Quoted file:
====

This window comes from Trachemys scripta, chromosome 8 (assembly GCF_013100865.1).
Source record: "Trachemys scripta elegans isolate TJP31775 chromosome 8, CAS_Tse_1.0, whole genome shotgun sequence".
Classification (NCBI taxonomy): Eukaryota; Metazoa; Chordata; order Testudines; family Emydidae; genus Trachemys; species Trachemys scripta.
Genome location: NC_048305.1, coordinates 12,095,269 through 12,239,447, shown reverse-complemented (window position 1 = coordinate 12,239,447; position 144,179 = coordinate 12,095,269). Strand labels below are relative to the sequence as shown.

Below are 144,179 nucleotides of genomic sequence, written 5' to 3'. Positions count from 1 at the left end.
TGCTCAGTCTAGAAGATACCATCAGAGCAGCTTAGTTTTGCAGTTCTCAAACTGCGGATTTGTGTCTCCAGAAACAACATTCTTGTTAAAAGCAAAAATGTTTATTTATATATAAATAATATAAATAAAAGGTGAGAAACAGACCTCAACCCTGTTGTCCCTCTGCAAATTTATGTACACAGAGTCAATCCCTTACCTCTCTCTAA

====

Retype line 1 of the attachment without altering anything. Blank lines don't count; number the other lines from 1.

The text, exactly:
This window comes from Trachemys scripta, chromosome 8 (assembly GCF_013100865.1).